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Publication

Research Study of Formative Assessment Practices and Middle School Math Engagement

Title
Authentic Student Work Samples Support Formative Assessment in Middle School
Date
2015
Author(s)
Dempsey, K., Beesley, A. D., Fazendeiro Clark, T. & Tweed, A.
Publication
Annual Perspective in Math Ed 2015: Assessment to Enhance Learning and Teaching
Market
Education
Citation
Dempsey, K., Beesley, A. D., Fazendeiro Clark, T. & Tweed, A. (2015). Authentic Student Work Samples Support Formative Assessment in Middle School. In Suurtamm, C. & Roth McDuffie, A. (Eds.), Annual Perspectives in Math Ed 2015: Assessment to Enhance Learning and Teaching, (157-166). National Council of Teachers of Mathematics.

Students' motivation for mathematics falls once they transition from elementary to middle school. Research indicates that formative assessment teaching practices can help students understand their learning goals, the criteria by which their learning will be assessed, and what they must do to move their learning forward. Feedback from the teacher is crucial to these practices' success, and there are many professional development programs that aim to increase teachers' understandings of formative assessment.

Much of current teacher professional development is insufficient to help teachers change their practice. Considering the lack of effective professional development, Andrea Beesley and co-authors developed and examined how Assessment Work Sample Method (AWSM) professional development (PD) impacts teacher practice of mathematics formative assessment. AWSM PD builds middle school teachers' understanding of high-quality formative assessment processes and how to use these practices in their classrooms. Researchers studied 7 middle schools in an urban district of Colorado during the school years 2012-2013 and 2013-2014 and a total of 47 mathematics teachers. Each school received the AWSM PD, one in the 2012-2013 year, and the other six during the 2013-2014 year.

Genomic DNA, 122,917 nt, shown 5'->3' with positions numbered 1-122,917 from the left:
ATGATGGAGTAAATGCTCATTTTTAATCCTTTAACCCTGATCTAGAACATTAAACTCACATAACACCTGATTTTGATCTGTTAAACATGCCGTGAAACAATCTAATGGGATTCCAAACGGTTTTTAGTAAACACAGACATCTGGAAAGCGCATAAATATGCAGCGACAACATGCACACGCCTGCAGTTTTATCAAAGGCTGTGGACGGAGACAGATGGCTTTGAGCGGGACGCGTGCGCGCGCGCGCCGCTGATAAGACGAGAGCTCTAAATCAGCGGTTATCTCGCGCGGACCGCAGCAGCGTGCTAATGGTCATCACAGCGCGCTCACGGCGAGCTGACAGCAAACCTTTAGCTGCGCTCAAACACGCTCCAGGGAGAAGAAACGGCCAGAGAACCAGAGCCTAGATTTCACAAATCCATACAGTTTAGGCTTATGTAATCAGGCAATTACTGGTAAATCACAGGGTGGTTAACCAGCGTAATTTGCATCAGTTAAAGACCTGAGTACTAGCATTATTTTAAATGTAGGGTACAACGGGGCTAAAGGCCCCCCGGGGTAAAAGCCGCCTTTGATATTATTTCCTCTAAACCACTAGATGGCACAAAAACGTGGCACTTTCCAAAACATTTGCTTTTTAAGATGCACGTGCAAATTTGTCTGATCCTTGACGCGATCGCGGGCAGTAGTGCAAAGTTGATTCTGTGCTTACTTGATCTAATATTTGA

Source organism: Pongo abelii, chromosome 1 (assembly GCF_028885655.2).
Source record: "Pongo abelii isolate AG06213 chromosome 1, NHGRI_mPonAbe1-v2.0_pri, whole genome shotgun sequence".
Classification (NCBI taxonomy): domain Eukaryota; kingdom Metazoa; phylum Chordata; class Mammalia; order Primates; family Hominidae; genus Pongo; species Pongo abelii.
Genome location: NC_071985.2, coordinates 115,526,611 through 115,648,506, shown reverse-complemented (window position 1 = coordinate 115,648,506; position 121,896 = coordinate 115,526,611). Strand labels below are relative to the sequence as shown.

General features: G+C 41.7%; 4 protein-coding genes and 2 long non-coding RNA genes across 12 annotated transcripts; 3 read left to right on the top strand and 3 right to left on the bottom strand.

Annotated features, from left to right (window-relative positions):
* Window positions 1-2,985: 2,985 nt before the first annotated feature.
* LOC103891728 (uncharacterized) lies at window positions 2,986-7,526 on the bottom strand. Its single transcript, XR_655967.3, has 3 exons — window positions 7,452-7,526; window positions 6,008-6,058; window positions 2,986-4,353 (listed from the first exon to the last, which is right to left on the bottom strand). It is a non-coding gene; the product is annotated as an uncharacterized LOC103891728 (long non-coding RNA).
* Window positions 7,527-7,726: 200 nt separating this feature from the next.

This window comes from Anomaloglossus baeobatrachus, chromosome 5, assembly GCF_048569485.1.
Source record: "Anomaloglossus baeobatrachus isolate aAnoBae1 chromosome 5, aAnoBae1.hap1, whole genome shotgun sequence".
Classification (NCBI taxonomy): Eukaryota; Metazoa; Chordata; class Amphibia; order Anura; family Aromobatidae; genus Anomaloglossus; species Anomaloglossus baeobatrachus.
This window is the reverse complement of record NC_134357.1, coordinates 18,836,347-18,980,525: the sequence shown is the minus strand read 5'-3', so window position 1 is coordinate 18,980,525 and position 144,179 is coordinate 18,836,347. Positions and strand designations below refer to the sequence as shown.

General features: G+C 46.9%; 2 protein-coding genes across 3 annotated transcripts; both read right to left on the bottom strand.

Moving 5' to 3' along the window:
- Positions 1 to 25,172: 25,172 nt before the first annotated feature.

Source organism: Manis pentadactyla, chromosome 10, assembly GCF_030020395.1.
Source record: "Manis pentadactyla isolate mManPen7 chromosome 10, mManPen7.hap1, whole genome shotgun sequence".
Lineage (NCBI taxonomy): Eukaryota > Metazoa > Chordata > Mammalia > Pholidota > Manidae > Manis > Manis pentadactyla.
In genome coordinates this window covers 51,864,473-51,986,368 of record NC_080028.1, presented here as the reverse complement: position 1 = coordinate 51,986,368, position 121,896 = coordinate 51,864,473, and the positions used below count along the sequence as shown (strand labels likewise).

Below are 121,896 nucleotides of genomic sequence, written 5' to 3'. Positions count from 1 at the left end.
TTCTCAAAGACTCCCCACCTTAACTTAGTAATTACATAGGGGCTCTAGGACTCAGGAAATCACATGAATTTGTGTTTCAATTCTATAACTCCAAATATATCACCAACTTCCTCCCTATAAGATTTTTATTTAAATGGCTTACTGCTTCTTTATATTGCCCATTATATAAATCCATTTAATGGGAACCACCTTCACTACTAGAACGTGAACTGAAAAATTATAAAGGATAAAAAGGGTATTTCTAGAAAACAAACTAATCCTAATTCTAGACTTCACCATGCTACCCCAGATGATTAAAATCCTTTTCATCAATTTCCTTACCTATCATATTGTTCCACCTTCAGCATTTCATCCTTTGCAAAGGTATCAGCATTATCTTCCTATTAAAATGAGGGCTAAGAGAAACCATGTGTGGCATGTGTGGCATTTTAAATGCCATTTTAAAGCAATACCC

Results show that teachers overall made significant improvements in their formative assessment practices, indicated by the size of increases in assessment work sample scores from pretests to post-tests. The greatest improvement was seen in the dimensions involving feedback and assessment criteria, while the least improvement was in the dimensions involving learning goals, due in part to high baseline scores. Though these findings suggest that AWSM PD improved teachers' formative assessment practices, the program had no statistically significant impact on student achievement in the Measures of Academic Progress (MAP) assessment. Researchers note that it was unlikely to see increased student achievement during the program's training year, and that future assessments may yield different results. The results of this study show how teachers were able to effectively implement formative assessment practices in their classrooms and share them with their peers. This study paves the way for future research on how teachers and students may benefit from AWSM practices.